Achieving the proper state of mind is frequently difficult, at least for someone in whom doubt and uncertainty are so well-practiced -- and that's likely 99.99999% of the planet's population. I've had small success with miracles, having achieved that rare state of mind only a few dozen times this lifetime. Demanding proof from me is interesting, but fruitless, because I don't have it perfected, yet. And since my goal is to get rid of ego, I won't be proving it to you, because ego would really love that. And I'm not about to give in to that kind of self-stroking activity.

    Some skeptics feel that is a cop-out. Fine! Let them believe whatever they want. At the end of this lifetime, I'd like not be caught dead with my ego still intact. wink


    Most believers don't know jack. They have strange interpretations that don't hold logical water. Something like the Bible is a complex work with multiple layers of meaning. My own small research effort from nearly 60 years of work has only scratched the surface, but produced some very interesting results.

    In Genesis, we now have a biblical timeline compatible with those of science, an explanation for the seemingly outrageous longevity of the early patriarchs and much more. Surprisingly, 30 years after discovering the mechanics of creation, I find the template for these mechanics right in Genesis. It had been there all along. I write about this in greater depth elsewhere, otherwise my comment will become a book.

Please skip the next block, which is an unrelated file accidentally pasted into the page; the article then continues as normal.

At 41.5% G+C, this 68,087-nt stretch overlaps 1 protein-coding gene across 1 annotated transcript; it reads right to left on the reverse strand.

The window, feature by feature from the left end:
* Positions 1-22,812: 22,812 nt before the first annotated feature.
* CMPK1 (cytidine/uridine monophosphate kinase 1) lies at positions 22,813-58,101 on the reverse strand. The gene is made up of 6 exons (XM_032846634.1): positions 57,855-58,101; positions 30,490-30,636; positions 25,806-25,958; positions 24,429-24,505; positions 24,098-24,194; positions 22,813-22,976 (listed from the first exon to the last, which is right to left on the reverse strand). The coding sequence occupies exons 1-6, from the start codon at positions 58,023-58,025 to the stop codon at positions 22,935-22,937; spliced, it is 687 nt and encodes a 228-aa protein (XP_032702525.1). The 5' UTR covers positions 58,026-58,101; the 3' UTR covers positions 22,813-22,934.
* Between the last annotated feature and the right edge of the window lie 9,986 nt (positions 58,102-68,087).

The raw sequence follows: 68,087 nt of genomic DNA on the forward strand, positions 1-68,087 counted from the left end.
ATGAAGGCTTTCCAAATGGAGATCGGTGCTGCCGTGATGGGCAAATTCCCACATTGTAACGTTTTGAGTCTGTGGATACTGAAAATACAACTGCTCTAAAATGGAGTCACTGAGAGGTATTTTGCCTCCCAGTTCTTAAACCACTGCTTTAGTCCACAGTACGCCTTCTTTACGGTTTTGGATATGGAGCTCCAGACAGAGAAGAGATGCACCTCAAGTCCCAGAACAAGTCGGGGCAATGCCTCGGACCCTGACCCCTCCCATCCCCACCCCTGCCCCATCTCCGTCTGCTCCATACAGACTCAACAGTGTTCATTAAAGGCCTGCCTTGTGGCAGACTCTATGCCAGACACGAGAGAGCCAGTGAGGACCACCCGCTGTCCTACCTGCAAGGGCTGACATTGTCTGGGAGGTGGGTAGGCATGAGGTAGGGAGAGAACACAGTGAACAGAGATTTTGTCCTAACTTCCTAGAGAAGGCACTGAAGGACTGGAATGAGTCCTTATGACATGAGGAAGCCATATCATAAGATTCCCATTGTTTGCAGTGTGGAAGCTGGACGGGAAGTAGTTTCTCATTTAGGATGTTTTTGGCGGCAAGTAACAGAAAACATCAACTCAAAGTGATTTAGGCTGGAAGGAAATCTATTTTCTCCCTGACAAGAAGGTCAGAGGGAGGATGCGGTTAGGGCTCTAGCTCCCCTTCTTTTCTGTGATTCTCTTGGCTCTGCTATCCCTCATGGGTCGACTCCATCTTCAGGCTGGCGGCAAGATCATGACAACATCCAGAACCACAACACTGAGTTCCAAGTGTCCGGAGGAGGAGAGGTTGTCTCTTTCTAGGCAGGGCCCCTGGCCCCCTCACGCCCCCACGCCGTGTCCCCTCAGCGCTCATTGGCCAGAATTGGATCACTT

I don't know a lot about witchcraft or even Wicca, but I do feel strongly that everyone has these abilities, untapped. If you've ever been outside your physical body and seen your surroundings without the aid of Homo sapiens eyeballs, then you'll understand. My most vivid such occurrence involved no drugs or trauma induced hallucination. It only lasted a few moments, but the memory of it still takes my breath away, 40 years later.

    Can these abilities be used for selfish purposes? Possibly, though it becomes far harder to achieve and maintain the proper state of mind with ego involved.


    Such power appeals strongly to ego, and ego is likely the trap that snared these children of God in the so-called "Garden" incident. I believe strongly that all of us combined are the "Adam and Eve" of that story. And those two died on that day, but only spiritually. Likely all of the physical trappings of the story were metaphor, for Adam did not die physically in the Garden.

    What appeals more to me is not "moving mountains" or even entire galaxies, and being an astronomer and mathematician I can appreciate the sheer size of these things. What appeals to me is waking up the sleeping immortal. That doesn't benefit the mortal me -- the Homo sapiens me. And it's the death knell to the ego.

    But contrary to what many Christians believe, everlasting life is not about resurrecting their physical body, but resurrecting the sleeping immortal spirit. This is what being "born again" is all about -- washing away the dichotomies of the forbidden fruit (that non-physical matrix of fears and desires), which has kept us locked in this physical realm for so long.

    Again, Emile. An outstanding question. Thanks for allowing my long-winded answer.

    1. 0
      Emile Rposted 5 years ago in reply to this

      I'm so happy you didn't take offense since you were a primary poster that I've seen make comments about miracles.